I didn't know how I would rate Girl In Pieces because I didn't understand the choices Charlie made. She really got on my last nerve and I just wanted to shake her and say stop hanging out with lowlifes and get your shit together. The love interest in this book was a terrible person and even the other terrible people around her were like "girl he's just not that into you". I had to take a step back and realize that Charlie's decisions were probably based in reality and I based my opinions on my own life experiences. I dont have terrible parents, I've never been homeless, I've never been friendless, and I've never felt unloved. So at about halfway through the book I decided to give Charlie a break.

But she still worked my nerves!

Girl In Pieces is a dark and emotionally raw read. I ended up enjoying it despite my earlier reservations.
Profile Image for *TANYA*.
1,002 reviews290 followers
August 22, 2017
It took me a minute to get into this story. The style and narrative are unlike anything I usually read. I quite enjoyed this book and I would like follow up to see how the characters evolved.
Profile Image for Renata.
428 reviews279 followers
December 15, 2016
The thing is...the more drama you add won't mean it'll make people suffer more, it's even more, it'll make you roll your eyes for a long time and it's disturbing. I'll write a review soon.
Profile Image for Beatrice Masaluñga.
1,137 reviews1,662 followers
August 29, 2016
Thank you Penguin Random House / Delacorte Press for the ARC via Netgalley in exchange for an honest review.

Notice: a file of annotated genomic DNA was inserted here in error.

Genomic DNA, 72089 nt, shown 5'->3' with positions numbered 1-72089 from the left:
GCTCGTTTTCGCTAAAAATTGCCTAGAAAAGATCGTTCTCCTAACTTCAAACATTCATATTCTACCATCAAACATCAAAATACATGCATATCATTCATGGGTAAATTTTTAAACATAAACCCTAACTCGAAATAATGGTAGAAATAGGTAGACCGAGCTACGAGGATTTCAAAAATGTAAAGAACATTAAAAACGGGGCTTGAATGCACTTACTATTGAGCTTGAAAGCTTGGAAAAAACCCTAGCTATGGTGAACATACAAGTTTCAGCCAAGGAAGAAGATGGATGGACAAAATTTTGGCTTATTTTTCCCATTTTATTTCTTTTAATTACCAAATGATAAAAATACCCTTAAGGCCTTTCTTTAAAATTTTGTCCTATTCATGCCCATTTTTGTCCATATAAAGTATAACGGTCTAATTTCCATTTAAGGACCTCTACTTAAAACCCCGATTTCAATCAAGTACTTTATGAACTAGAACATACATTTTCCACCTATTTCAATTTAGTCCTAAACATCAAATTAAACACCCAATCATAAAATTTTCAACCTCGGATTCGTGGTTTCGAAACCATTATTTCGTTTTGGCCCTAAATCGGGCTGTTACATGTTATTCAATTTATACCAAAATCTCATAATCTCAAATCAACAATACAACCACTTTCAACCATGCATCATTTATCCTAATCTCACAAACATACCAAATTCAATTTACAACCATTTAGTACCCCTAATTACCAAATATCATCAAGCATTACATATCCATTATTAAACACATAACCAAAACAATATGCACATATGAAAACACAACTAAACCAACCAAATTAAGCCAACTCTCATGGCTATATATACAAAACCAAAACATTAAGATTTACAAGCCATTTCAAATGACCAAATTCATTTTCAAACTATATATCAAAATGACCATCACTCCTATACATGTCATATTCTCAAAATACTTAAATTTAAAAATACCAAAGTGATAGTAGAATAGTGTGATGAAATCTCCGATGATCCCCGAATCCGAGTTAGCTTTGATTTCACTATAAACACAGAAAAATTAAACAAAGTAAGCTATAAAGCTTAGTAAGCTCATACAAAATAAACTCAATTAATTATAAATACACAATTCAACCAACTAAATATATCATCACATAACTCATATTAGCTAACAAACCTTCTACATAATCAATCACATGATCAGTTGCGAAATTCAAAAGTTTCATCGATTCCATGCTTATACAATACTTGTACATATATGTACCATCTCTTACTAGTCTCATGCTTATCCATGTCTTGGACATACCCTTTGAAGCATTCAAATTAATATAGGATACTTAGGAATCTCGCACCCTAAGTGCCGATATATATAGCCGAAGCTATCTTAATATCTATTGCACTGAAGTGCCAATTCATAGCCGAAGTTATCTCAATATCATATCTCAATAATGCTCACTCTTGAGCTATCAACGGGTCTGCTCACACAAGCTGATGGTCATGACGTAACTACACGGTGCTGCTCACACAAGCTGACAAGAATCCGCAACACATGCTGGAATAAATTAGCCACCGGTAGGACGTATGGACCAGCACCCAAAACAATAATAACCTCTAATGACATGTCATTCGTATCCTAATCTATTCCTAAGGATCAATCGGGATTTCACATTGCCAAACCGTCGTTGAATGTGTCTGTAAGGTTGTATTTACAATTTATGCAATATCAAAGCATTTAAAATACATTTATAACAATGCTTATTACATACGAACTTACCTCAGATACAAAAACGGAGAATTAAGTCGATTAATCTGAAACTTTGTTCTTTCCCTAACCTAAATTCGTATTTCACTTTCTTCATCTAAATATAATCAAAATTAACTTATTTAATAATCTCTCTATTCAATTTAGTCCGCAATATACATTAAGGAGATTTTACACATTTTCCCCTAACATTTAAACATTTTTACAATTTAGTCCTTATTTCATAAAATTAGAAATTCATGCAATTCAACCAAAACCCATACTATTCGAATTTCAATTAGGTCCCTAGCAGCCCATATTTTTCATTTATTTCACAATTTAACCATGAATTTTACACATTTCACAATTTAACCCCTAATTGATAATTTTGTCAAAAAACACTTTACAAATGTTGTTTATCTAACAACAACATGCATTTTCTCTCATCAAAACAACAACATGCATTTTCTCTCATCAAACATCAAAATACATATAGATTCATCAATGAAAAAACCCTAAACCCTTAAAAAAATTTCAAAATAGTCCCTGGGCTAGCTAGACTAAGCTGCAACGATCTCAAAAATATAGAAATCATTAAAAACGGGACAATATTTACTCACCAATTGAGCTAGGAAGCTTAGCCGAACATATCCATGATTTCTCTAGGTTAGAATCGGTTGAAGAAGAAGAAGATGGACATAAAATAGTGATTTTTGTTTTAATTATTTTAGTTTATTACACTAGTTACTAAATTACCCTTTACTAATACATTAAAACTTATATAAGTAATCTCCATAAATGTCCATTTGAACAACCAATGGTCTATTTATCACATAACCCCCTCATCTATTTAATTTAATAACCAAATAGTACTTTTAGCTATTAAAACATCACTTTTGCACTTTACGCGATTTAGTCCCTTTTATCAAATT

Full review posted at Confessions of a Pinay Bookaholic

Charlotte Davis lost everything in her life; her father, her mother, her best friend and her direction in life. She became homeless and lived on a sex house where she witnessed abuse. She doesn't have a good relationship with her mother because she neglected and abused her. Handling all these is too much for her, given she's 17 years old. It's indeed traumatic. Every emotion and pain builds inside her. As a means of coping, she cuts / self-harming herself to release it and continuously do it until she finds peace. Here, we get to follow her journey of vulnerability and healing from the mental facility to the real world where she meets new people and explore to find a sense of direction. She keeps herself busy and productive to distract herself on moments she's tempted.

A beautiful story filled with raw emotions and the heroine expressed it genuinely. She represents people who are unable to cope which lead them to darkness and struggles to find the light. Her journey isn't easy and she met people along the way. These people have their own dark stories that made them self-destructive too (alcohol, drugs, sex etc.) yet, they helped & motivated her to become whole again. What's more admirable? Her strength to get out of that darkness even if it's trying to drag her down. She let people in her life and she help herself not to go on that path again. I could never be more proud and I just want to cheer and hug her for all the things she'd been through. I am satisfied with the ending. It's realistic and I love it's not all about romance.

I want to praise Ms. Kathleen Glasgow for her courage to write this book. Her note at the last part is amazing.. So deep and hands down amazing. This is a greatly written debut novel and an eye opener to self-harm. These people want to voice out but no one is willing to hear them out, WHEN WE SHOULD HAVE. Worse, being judge of whatever problem they're facing. It's important we should not ignore these people and help them in every possible way. For those who are experiencing this, express it before you explode. Don't let your burdens destroy you.

Let me share my favorite quote in this book: